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Insects

Overview

A guide to Australian insect families (from CSIRO) can be found at:
http://anic.ento.csiro.au/insectfamilies/

A useful introduction to Insects, visit:
http://australianmuseum.net.au/uploads/documents/9362/invertebrate_guide.pdf

A diagram of Insect morphology illustrating terminology with legend of body parts:
https://en.wikipedia.org/wiki/Insect_morphology#/media/File:Insect_anatomy_diagram.svg

A diagram of an insect illustrating terminology based on a worker ant, see:
https://en.wikipedia.org/wiki/Gaster_(insect_anatomy)#/media/File:Scheme_ant_worker_anatomy-en.svg

Photographing insects

There are two main ways to photograph insects with a camera: using a macro close-up lens or a zoom lens. If the insect tolerates your getting very close, then you can use the macro lens. For example, some moths will remain quite still when approached, believing they are camouflaged and invisible. However, many insects, especially those that can fly, will move away when you approach. This is especially true for insects like butterflies and dragonflies. So a good zoom lens is very useful for photographing many insects. If you are using a smartphone, then use a macro lens or a macro attachment. E.g. OlloClip for iPhone. If you want to have an insect identified to species then clear photographs are usually needed because minute parts of the anatomy may need to be checked. It is valuable to take several photos from various angles so that these anatomical details can be seen. Many insects are have particular plants that they feed on, and they can be identified more easily when the associated plant is known. So if the insect is resting or feeding on a plant, take note of what the plant is or ensure that a photo shows the plant clearly.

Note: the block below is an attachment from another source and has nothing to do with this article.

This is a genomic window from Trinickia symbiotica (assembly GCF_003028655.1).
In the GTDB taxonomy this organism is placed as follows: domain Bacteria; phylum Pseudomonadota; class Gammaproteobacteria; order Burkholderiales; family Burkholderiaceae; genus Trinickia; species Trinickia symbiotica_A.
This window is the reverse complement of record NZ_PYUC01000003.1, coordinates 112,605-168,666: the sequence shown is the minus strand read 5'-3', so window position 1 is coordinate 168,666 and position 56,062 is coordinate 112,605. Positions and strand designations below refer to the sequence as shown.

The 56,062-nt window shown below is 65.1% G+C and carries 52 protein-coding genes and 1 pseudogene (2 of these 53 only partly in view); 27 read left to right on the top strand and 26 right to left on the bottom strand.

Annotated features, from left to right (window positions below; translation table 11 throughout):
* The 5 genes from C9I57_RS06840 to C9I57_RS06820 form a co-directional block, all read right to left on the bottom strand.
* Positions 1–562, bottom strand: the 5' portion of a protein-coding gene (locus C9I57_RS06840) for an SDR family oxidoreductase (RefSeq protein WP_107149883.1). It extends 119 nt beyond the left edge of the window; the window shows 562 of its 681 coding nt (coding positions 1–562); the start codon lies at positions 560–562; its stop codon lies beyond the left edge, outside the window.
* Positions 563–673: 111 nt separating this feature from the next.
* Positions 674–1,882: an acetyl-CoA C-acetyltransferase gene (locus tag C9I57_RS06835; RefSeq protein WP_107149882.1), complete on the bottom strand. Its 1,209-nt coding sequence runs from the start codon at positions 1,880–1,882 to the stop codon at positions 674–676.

14 species

Abantiades atripalpis (Bardee grub/moth, Rain Moth)

Abantiades atripalpis
Abantiades atripalpis
Abantiades atripalpis
Abantiades atripalpis
Abantiades atripalpis
Abantiades atripalpis

Acraea andromacha (Glasswing)

Acraea andromacha
Acraea andromacha
Acraea andromacha
Acraea andromacha
Acraea andromacha
Acraea andromacha

Apolinus lividigaster (Yellow Shouldered Ladybird)

Apolinus lividigaster
Apolinus lividigaster
Apolinus lividigaster
Apolinus lividigaster
Apolinus lividigaster
Apolinus lividigaster

Catocheilus sp. (genus) (Smooth flower wasp)

Catocheilus sp. (genus)
Catocheilus sp. (genus)
Catocheilus sp. (genus)
Catocheilus sp. (genus)
Catocheilus sp. (genus)
Catocheilus sp. (genus)

Coccinella transversalis (Transverse Ladybird)

Coccinella transversalis
Coccinella transversalis
Coccinella transversalis
Coccinella transversalis
Coccinella transversalis
Coccinella transversalis

Illeis galbula (Fungus-eating Ladybird)

Illeis galbula
Illeis galbula
Illeis galbula LARVAE
Illeis galbula
Illeis galbula
Illeis galbula

Melanitis leda (Evening Brown)

Myrmecia sp. (genus) (Bull ant or Jack Jumper)

Myrmecia sp. (genus)
Myrmecia sp. (genus)
Myrmecia sp. (genus)
Myrmecia sp. (genus)
Myrmecia sp. (genus)
Myrmecia sp. (genus)

Nymphes myrmeleonoides (Blue eyes lacewing)

Nymphes myrmeleonoides Adult
Nymphes myrmeleonoides Adult
Nymphes myrmeleonoides Larvae
Nymphes myrmeleonoides
Nymphes myrmeleonoides
Nymphes myrmeleonoides

Psychonotis caelius (Small Green-banded Blue)

Rhyothemis graphiptera (Graphic Flutterer)

Rhyothemis graphiptera
Rhyothemis graphiptera
Rhyothemis graphiptera
Rhyothemis graphiptera
Rhyothemis graphiptera
Rhyothemis graphiptera

Thynninae (subfamily) (Smooth flower wasp)

Thynninae (subfamily)
Thynninae (subfamily)
Thynninae (subfamily)
Thynninae (subfamily)
Thynninae (subfamily)
Thynninae (subfamily)

Tisiphone abeona (Varied Sword-grass Brown)

Tisiphone abeona
Tisiphone abeona
Tisiphone abeona
Tisiphone abeona
Tisiphone abeona
Tisiphone abeona

Xylocopa sp. (A Carpenter Bee)

Conservation Level

  • All conservation levels (change?)

Invasiveness

  • All invasiveness levels (change?)

Insects

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329 sightings of 127 species in 35 locations from 55 members
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